consensus through a Delphi panel, obtain provider feedback, and elicit patient
perspectives. Similarly, we will develop provider education that supports the use of the
CDSS and addresses contributors to PSA screening in conjunction with patients and
providers. Education will further assist with estimating life expectancy in clinical practice
and promote techniques for shared decision-making.
In aim 2, we will implement the CDSS with JHCP primary care providers. We will
use a robust education component combined with frequent monitoring to ensure
adequate uptake.
Setting. JHCP comprises 26 outpatient sites in 11 counties in Maryland. With 179
primary care providers—including 156 physicians, 17 nurse practitioners, and 6
physician assistants—and 225,000 patients, it is the largest outpatient provider network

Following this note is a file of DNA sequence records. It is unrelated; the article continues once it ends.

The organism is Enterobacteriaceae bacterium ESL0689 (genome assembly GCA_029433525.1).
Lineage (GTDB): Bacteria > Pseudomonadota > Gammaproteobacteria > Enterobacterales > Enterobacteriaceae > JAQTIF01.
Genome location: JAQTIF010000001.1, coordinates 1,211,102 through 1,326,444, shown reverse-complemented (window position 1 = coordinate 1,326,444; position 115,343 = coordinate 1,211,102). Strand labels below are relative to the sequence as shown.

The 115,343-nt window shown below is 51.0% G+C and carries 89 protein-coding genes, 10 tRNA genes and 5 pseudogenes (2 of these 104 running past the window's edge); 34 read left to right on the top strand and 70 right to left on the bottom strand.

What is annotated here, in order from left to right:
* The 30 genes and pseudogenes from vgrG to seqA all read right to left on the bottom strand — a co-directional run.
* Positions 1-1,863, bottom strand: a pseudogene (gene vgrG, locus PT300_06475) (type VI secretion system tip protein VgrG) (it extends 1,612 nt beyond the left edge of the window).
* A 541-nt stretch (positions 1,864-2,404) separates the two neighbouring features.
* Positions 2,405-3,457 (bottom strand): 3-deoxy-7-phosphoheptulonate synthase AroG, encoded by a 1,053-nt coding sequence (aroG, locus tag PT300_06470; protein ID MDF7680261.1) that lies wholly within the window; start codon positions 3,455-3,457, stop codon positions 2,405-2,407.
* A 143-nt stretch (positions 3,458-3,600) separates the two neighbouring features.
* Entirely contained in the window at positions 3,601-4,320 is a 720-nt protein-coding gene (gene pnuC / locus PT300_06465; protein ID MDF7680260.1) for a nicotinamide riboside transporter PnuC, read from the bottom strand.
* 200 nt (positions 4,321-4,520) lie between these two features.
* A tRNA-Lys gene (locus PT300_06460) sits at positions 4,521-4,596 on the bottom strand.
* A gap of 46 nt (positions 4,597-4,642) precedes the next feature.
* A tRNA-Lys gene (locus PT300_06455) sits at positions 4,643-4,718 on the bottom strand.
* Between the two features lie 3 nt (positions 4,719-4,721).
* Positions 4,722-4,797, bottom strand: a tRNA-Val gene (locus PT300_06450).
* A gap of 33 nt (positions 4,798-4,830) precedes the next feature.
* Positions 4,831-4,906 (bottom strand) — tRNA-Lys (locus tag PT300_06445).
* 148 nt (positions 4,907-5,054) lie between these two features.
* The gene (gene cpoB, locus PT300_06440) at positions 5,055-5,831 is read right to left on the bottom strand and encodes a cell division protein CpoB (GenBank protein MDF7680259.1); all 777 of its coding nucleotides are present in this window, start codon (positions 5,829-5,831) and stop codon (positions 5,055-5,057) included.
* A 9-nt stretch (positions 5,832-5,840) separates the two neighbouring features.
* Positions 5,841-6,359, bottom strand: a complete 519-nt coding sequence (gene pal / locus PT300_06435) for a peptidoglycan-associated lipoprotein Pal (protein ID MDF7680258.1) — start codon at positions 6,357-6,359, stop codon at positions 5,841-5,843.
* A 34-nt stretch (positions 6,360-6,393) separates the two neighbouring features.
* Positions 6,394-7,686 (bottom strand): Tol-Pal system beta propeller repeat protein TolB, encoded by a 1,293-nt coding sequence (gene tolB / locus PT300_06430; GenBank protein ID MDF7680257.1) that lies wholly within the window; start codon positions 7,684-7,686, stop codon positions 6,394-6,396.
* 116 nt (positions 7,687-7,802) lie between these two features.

in Maryland. JHCP practices, which are fully paperless and use e-prescribing, have
successfully meet the CMS Meaningful Use of Electronic Medical Records incentives
criteria. The organization has an internal Information Services division with 17
employees including database analysts, programmers, and hardware specialists. JHCP
currently uses the Epic EMR system, which is widely employed in health systems across
the United States. JHCP has past experience developing CDSS for asthma care, and
preventive care in both adult and pediatric populations, and data on JHCP patients has
been regularly used to support other research studies and performance improvement
Research team. We have assembled a collaborative group of investigators with
expertise in 1) the development of CDSS for incorporation into the EMR and adoption by
users (Drs.Lehmann, Marsteller), 2) stakeholder surveys, education, training, and
implementation (Drs. Marsteller71-74, Boyd, Pollack55,75,76) 3) population-based cancer